KUALA LUMPUR: The failure of many individuals to keep to their Covid-19 vaccination appointments without any solid reason is disrupting the National Covid-19 Immunisation Programme’s target and delaying the process of achieving herd immunity in the country, says Assoc Prof Dr Yahya Mat Arip, a virologist from Universiti Sains Malaysia.
Malaysia aims to achieve herd immunity against Covid-19 by having at least 70% of its population vaccinated by the end of the year.
However, the percentage of those who have registered for the Covid-19 vaccine is very low, while the rate of absenteeism for those who have been given an appointment is also quite high.
“Individuals who are not present at the vaccination appointment will indeed be given a new date, but as far as possible (one should) keep the date given except for unavoidable factors.
“But if they do not show up without a reasonable cause, or were influenced by (anti-vaccine) propaganda, this is an irresponsible attitude as there are many others who want to get the vaccine immediately, ” said Yahya.
He said failure to attend a vaccination appointment could also lead to wastage of vaccines that had been removed from storage and should be used up as they have a short shelf life.
Yahya said a vaccine dose has to be removed (from cold storage) first to reach room temperature before being administered to an individual, and repeating the process of chilling and warming repeatedly could degrade the vaccine, rendering it ineffective.
“It depends on the type of vaccine, whether it is temperature-sensitive or not. For example, the Pfizer vaccine (Comirnaty) is temperature-sensitive and needs to be stored at -70°C. So when removed from storage, it needs to be used within a certain period of time, and cannot be ‘re-stored’.
“Therefore, careful planning based on the number of appointments is important to avoid wastage, and that is why it is important for one to keep the appointment date, ” he said, adding that other brands of vaccines are more stable and do not require storage at low temperatures, but still require to be kept within -20°C to 4°C.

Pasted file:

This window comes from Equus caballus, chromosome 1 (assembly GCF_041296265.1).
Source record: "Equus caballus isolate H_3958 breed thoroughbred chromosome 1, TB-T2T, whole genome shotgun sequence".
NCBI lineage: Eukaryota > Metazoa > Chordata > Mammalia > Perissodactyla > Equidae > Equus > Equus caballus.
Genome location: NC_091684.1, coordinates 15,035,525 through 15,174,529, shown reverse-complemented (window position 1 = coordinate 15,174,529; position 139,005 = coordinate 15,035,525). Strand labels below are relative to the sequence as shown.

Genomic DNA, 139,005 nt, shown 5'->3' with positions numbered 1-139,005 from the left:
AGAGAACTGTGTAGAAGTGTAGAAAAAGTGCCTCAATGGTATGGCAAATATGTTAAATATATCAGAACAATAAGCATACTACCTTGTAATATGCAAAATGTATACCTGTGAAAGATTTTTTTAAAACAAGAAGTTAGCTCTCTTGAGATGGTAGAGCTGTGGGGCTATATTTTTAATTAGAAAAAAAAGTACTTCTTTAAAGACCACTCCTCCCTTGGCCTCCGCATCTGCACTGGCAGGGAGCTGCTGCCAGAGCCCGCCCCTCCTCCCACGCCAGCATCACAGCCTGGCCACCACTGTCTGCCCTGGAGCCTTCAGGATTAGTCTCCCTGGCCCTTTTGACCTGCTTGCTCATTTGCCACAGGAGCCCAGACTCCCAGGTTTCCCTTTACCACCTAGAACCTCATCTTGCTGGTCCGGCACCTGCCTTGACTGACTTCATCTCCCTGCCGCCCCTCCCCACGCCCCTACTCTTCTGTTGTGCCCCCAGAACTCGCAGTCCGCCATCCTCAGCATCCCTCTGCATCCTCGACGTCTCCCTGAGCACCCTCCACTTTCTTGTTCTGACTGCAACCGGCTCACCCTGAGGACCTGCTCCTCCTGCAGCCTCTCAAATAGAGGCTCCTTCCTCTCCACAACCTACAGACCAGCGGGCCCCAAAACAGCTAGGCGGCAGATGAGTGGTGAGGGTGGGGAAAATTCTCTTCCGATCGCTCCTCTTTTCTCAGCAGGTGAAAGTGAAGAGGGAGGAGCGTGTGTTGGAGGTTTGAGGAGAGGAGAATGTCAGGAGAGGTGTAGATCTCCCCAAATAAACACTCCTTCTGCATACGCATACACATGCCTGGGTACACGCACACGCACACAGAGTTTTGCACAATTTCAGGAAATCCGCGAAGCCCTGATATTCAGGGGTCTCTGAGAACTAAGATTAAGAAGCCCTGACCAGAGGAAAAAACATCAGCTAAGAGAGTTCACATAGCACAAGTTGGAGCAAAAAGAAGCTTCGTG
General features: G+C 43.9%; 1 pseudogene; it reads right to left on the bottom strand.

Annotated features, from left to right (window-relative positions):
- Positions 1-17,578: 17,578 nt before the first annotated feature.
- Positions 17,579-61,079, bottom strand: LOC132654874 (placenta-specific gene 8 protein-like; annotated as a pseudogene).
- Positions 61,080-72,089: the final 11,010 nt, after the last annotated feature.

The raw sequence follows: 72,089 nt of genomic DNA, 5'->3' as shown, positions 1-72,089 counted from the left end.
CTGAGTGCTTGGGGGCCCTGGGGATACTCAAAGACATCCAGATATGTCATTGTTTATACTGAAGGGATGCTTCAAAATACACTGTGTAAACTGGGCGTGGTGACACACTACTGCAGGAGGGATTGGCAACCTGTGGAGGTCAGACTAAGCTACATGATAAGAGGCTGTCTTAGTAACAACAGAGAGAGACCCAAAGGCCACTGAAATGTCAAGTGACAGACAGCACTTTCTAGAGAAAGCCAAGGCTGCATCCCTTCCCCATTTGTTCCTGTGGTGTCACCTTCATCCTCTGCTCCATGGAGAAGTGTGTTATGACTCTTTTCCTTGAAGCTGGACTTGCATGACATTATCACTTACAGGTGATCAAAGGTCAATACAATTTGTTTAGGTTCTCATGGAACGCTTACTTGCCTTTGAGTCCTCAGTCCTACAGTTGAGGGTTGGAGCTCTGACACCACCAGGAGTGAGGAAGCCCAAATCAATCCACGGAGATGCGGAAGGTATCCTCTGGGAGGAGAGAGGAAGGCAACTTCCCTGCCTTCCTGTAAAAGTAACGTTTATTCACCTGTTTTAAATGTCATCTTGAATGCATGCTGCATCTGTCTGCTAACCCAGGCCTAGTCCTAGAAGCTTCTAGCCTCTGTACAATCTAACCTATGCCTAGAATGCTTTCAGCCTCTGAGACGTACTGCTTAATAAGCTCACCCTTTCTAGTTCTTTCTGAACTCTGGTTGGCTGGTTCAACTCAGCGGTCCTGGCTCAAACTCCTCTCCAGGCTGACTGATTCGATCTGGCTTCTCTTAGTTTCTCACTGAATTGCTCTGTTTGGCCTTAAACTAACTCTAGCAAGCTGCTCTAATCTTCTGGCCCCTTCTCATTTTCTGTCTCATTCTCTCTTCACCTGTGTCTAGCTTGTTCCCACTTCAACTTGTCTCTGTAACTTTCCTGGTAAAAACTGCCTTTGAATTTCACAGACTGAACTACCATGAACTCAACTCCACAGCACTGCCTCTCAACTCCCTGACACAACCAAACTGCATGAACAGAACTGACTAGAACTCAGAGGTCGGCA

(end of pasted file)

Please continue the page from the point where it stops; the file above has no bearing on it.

A vial of Comirnaty contains enough vaccine for six persons, and if there is one recipient short that day, it will complicate things for the five persons who turned up, while the medical officers will find it difficult to look for a replacement candidate in a short time.
“This will waste the time and effort of the five recipients, and cause frustration. If the same thing happens two or three times, it will definitely ‘demotivate’ individuals who were initially ready to receive the vaccine, ” he added.
Sharing similar views is Malaysian Pharmacists Society president, Amrahi Buang, who said it was very important for every vial of vaccine to be injected immediately to recipients.
“Sinovac (CoronaVac) needs only one person for each vial, but Pfizer needs six people (to a vial), while AstraZeneca needs 10 people... so you have to have enough (individuals) for each vaccine.
“Let’s say the vial is for 10 people; usually they (vaccinators) have already drawn 10 doses into the syringe, so if one person does not keep the appointment, it means we waste one dose because it cannot be put back and used the next day, ” he said.
Amrahi also believes that the issue of queue-jumping for vaccination is a mere perception, when what actually could be happening
is that other people are called to receive jabs to replace those who failed to attend in the first place.
Amrahi said the country was currently facing two challenges, namely the Covid-19 infection rate, and the attendant fear and reluctance of some to be vaccinated, when many did not keep their appointments, such as seen in Kelantan.
“There are many challenges and impact on health and also the country if they refuse to attend the vaccination appointment, ” he added.
On May 16, Kelantan Health Department director Datuk Dr Zaini Hussin said 1,800 people did not attend the second phase of the immunisation programme, giving various reasons including doubting its halal status and feeling that
the vaccine is not beneficial for protection, apart from the fear of side effects.
Meanwhile, Malaysian Association of Public Health Physicians president Datuk Dr Zainal Ariffin Omar said apart from messing up the vaccination schedule, those who did not show up were the losers because they face the risk of serious symptoms should they get infected.
“Those who are deliberately absent for non emergency situations are irresponsible, and do not care about the hardships that others have to go through.
“A vaccine that is drawn cannot be stored for a long time as it will degrade or be contaminated, ” he added. — Bernama